Pussy Riot's member: Birthday behind bars

Father of Pussy Riot’s Tolokonnikova worried as daughter is moved to Siberian prison. Source: RIA Novosti

Father of Pussy Riot’s Tolokonnikova worried as daughter is moved to Siberian prison. Source: RIA Novosti

Nadezhda Tolokonnikova, a member of the punk-group trio, Pussy Riot, celebrated her November 7 birthday en route to a new prison in the far reaches of Siberia, where Russian authorities are relocating her to an unannounced location.

Russian authorities have begun the process of moving Nadezhda Tolokonnikova to an undisclosed location in Siberia in what supporters claim was a reaction to her hunger strikes and open letters about the prison conditions and the slave-like labor of prisoners.

Tolokonnikova’s friends and family, who have been trying to track her location during the transfer, said they believe Tolokno, as she is nicknamed, now is being transferred across Siberia with a special squad of the Federal Service for Execution and Punishment, a group that usually accompanies terrorists and leaders of organized criminal groups. Her transfer started approximately 17 days ago, but her exact destination is unknown. The governmental agency has not shared its plans, but promises to let the relatives know all the details once she arrives.

Tolokonnikova was sentenced last summer to two-years imprisonment for dancing in the Cathedral of Christ the Savior in an anti-Kremlin protest in 2012.

According to her friends following her since she left the prison in Morovia, they believe she spent some time in Saransk's pretrial detention facility and then was held in a retransmission center in Tyumen. No one is sure about her whereabouts after that.

It is possible that Tolokonnikova will be brought to the penal colony located in the taiga village of Nizhniy Ingash, which is about 300 km (186 miles) from Krasnoyarsk, they said. This is a special colony for those who have been sentenced for the first time. There is a confectionary workplace, a sewing classroom and a carton department, and a garden where the prisoners plant beets, zucchini and potatoes.

The day before turned 24, "Moskovskiy Komsomolets" interviewed her father, who spoke about his daughter's childhood influences and how he envisions her future.

She probably will have to "celebrate" her 24th birthday on November 7 in a barred car somewhere on the Trans-Siberian Railway, he said.

Andrei Tolokonnikov, said that when his daughter was born, he was working as an emergency doctor in Norilsk.

“Our Nadya is a northern girl. Just like her Mother and me, she was born beyond the Polar circle,” he said.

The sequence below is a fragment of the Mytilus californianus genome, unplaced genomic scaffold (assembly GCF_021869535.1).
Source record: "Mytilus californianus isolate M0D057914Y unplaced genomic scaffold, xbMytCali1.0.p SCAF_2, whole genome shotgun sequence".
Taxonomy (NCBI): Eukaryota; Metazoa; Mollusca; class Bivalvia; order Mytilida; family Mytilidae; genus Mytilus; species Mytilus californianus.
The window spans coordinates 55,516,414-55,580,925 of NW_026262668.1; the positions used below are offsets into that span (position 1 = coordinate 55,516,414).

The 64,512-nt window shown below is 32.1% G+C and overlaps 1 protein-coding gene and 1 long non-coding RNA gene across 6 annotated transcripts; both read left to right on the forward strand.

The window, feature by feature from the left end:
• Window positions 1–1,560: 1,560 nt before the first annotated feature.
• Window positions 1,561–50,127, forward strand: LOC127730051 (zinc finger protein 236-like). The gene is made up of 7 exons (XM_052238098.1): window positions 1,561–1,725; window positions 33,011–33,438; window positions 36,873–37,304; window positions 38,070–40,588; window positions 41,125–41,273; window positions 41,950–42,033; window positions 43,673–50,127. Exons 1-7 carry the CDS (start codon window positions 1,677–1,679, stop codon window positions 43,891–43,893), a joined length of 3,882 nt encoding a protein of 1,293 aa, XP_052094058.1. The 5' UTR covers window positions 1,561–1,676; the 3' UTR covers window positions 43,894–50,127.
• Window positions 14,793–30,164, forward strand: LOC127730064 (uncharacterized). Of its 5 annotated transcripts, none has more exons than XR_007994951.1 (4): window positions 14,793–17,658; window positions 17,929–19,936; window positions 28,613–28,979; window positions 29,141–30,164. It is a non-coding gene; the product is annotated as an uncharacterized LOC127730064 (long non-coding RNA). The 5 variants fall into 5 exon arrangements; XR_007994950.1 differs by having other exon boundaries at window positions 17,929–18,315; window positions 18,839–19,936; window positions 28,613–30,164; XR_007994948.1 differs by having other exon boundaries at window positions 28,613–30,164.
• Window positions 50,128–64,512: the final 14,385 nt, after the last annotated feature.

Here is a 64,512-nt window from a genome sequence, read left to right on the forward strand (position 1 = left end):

Tolokonnikova's grandmother, Vera Ivanovna, was a big influenced on Nadezhda, her father said.

“Nadya's grandmother is a woman of principle – she is very honest, a communist, she is always ready to fight for her beliefs. Nadya had always said that she wanted to be like Vera Ivanovna,” he said. Revolutionary ideas, outbursts, hopes of making the world just and fair – this is what Nadya inherited from her grandmother, he added.

Tolokonnikova said he divorced Nadya's mother because she didn't want to leave the North and move to the capital. Nadya, then 5, stayed in Norilsk to live with her mother, and attended summer camps near the sea.

“At that time my ex-wife was still rather liberal, and she always told me where the camp was exactly located. I used to get on a train and travel to either Anapa or Sochi – I usually rented a room in a private house someplace near the camp. After that I would bring Nadya to Moscow with me,” her father said.

When she was a teenager, Nadya became interested in philosophy and history at a time when she was already very close to her father, he said. “I helped her prepare for her education in the [Moscow State University]. I told her to set goals, to dream big and to make something of your life.”

He added that ambition has always been an integral part of Nadya. “At all times there were women who were revolutionary minded, who fanatically worked toward implementing their ideas, who fought for their rights and went to jail for their beliefs,” Tolokonnikov said.

Andrei is certain that Tolokonnikova will be transferred to a remote colony as a way to cut her off from the outside world and to stop her contacting likeminded people.

However, her father said he wouldn't like for her to go into politics.

“I would have been very happy if she decided to emigrate. She could engage in public community work somewhere in France, for example, as a dissident. It is hard to say what Nadya will want. As far as I understand, she is not planning on leaving Russia. She will continue her education in the MSU and will work as a human rights activist,” he said.

First published in Russian in Moskovsky Komsomolets.

All rights reserved by Rossiyskaya Gazeta.

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